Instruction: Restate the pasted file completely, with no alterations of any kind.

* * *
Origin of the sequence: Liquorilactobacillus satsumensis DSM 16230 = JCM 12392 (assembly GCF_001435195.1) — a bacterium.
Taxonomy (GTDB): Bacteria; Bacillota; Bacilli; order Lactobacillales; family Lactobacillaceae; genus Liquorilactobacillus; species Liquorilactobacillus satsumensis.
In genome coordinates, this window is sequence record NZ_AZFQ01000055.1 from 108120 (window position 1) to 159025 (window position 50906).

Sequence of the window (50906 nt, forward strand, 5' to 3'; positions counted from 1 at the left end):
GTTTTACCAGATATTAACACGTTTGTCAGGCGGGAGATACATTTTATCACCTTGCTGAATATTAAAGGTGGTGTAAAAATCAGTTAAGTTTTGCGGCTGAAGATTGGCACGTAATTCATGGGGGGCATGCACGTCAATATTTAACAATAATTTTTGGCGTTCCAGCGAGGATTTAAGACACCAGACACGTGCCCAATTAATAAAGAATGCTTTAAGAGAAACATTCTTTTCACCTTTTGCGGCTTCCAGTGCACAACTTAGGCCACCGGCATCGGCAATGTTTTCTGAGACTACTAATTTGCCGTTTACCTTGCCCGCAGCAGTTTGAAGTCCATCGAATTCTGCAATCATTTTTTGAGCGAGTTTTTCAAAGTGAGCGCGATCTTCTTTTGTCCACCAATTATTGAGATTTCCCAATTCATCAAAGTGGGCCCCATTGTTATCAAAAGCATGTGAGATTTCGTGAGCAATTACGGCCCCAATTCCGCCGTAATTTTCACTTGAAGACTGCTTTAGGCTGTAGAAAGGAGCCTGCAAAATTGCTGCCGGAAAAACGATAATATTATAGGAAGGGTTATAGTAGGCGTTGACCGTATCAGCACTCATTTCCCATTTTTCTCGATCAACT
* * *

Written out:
Origin of the sequence: Liquorilactobacillus satsumensis DSM 16230 = JCM 12392 (assembly GCF_001435195.1) — a bacterium.
Taxonomy (GTDB): Bacteria; Bacillota; Bacilli; order Lactobacillales; family Lactobacillaceae; genus Liquorilactobacillus; species Liquorilactobacillus satsumensis.
In genome coordinates, this window is sequence record NZ_AZFQ01000055.1 from 108120 (window position 1) to 159025 (window position 50906).

Sequence of the window (50906 nt, forward strand, 5' to 3'; positions counted from 1 at the left end):
GTTTTACCAGATATTAACACGTTTGTCAGGCGGGAGATACATTTTATCACCTTGCTGAATATTAAAGGTGGTGTAAAAATCAGTTAAGTTTTGCGGCTGAAGATTGGCACGTAATTCATGGGGGGCATGCACGTCAATATTTAACAATAATTTTTGGCGTTCCAGCGAGGATTTAAGACACCAGACACGTGCCCAATTAATAAAGAATGCTTTAAGAGAAACATTCTTTTCACCTTTTGCGGCTTCCAGTGCACAACTTAGGCCACCGGCATCGGCAATGTTTTCTGAGACTACTAATTTGCCGTTTACCTTGCCCGCAGCAGTTTGAAGTCCATCGAATTCTGCAATCATTTTTTGAGCGAGTTTTTCAAAGTGAGCGCGATCTTCTTTTGTCCACCAATTATTGAGATTTCCCAATTCATCAAAGTGGGCCCCATTGTTATCAAAAGCATGTGAGATTTCGTGAGCAATTACGGCCCCAATTCCGCCGTAATTTTCACTTGAAGACTGCTTTAGGCTGTAGAAAGGAGCCTGCAAAATTGCTGCCGGAAAAACGATAATATTATAGGAAGGGTTATAGTAGGCGTTGACCGTATCAGCACTCATTTCCCATTTTTCTCGATCAACT